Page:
Einstein TelescopeCopyright: © Marco Kraan, Nikhef
The general theory of relativity postulated by Albert Einstein over 100 years ago describes gravity as a curvature of space-time. This theory also shows that accelerated masses create wave-like disturbances in spacetime. However, the effects of these waves are so small at relatively low masses and accelerations that they have no measurable effects.
In order to prove these gravitational waves, many concepts have been developed and tested over the past decades. A few years ago, the first direct proof of gravitational waves was obtained from the collapse of a system of two black holes. For this purpose, Michelson interferometers were used, whose arms are several kilometres long. The measured changes in length of the arms are less than one thousandth of the diameter of an atomic nucleus. In order to make these measurements possible, the optical components of these interferometers are suspended in complex structures with as little vibration as possible.
With these technologies, a new window is now opening up for a view into space. Gravitational wave telescopes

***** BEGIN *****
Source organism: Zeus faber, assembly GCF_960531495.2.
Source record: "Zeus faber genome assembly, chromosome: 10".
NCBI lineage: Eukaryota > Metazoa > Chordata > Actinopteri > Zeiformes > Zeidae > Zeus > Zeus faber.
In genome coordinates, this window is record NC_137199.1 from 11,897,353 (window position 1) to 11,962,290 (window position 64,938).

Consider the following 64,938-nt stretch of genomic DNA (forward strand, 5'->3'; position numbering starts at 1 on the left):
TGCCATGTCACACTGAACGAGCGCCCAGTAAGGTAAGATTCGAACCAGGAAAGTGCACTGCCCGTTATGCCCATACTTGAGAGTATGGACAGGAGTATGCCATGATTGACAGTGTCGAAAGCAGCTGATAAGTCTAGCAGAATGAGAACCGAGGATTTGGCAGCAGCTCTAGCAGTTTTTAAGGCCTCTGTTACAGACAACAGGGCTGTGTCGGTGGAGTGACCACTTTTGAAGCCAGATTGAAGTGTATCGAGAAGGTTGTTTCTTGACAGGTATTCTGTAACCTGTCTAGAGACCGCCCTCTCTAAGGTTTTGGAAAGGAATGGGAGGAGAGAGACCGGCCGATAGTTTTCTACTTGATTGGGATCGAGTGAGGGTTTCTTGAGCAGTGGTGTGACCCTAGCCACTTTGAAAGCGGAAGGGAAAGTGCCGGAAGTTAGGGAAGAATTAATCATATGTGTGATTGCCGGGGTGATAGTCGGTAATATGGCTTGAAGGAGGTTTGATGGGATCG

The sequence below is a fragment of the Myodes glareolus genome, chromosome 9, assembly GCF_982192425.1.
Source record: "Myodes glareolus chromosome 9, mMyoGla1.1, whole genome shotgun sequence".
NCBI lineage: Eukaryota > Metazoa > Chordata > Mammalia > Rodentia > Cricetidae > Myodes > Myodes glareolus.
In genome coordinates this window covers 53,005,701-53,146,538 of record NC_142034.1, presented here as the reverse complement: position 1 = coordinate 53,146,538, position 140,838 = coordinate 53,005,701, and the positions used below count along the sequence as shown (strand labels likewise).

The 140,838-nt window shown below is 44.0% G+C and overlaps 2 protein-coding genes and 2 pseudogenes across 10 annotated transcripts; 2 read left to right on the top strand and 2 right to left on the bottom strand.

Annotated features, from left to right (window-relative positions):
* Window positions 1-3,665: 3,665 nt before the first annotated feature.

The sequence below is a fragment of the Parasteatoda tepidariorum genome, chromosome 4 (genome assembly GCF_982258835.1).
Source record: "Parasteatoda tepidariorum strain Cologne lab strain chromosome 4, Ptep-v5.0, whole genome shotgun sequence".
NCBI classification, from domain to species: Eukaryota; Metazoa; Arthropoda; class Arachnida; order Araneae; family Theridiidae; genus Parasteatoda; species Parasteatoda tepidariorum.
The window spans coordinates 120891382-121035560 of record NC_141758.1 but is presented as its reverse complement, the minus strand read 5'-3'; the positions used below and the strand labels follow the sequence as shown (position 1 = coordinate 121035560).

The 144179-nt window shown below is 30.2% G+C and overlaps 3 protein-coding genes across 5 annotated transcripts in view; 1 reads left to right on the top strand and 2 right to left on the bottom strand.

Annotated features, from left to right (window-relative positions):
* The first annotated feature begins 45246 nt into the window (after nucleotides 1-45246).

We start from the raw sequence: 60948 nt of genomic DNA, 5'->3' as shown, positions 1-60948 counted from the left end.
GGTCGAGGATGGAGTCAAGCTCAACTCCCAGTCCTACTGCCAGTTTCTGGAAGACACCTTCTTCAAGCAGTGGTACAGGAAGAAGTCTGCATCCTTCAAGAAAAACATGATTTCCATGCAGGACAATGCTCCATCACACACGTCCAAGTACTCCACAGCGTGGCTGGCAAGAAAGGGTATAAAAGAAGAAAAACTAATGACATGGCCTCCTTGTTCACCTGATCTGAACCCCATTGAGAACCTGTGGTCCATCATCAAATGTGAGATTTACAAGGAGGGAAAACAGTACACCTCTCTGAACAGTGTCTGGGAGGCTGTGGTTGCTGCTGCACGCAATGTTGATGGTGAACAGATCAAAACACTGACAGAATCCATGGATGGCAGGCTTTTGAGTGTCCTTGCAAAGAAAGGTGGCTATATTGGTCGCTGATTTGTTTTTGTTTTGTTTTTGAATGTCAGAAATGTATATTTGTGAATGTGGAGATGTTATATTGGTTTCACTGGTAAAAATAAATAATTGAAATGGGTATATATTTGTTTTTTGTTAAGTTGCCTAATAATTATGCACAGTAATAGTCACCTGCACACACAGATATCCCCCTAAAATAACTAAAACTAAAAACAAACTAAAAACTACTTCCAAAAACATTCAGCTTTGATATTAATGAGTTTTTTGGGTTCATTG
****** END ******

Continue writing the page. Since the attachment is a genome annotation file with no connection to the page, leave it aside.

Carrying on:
offer a new perspective that can teach us much about the most energetic events in the universe. To detect more distant and fainter events, new detectors with higher sensitivity are planned. One of them is the Einstein telescope, which will be able to detect events from distances thousands of times greater than those detected by previous detectors, thanks to its sensitivity that is ten times greater. This will be made possible, among other things, by an underground location with arms 10 km long. In addition, new technologies such as cooling the mirrors to cryogenic temperatures will be used.
To achieve these goals, new technologies are being developed and tested. Furthermore, geological measurements of possible sites will be carried out. One of the probably best locations for the Einstein telescope is quite near to our university, close to the border between the Netherlands, Belgium, and Germany.
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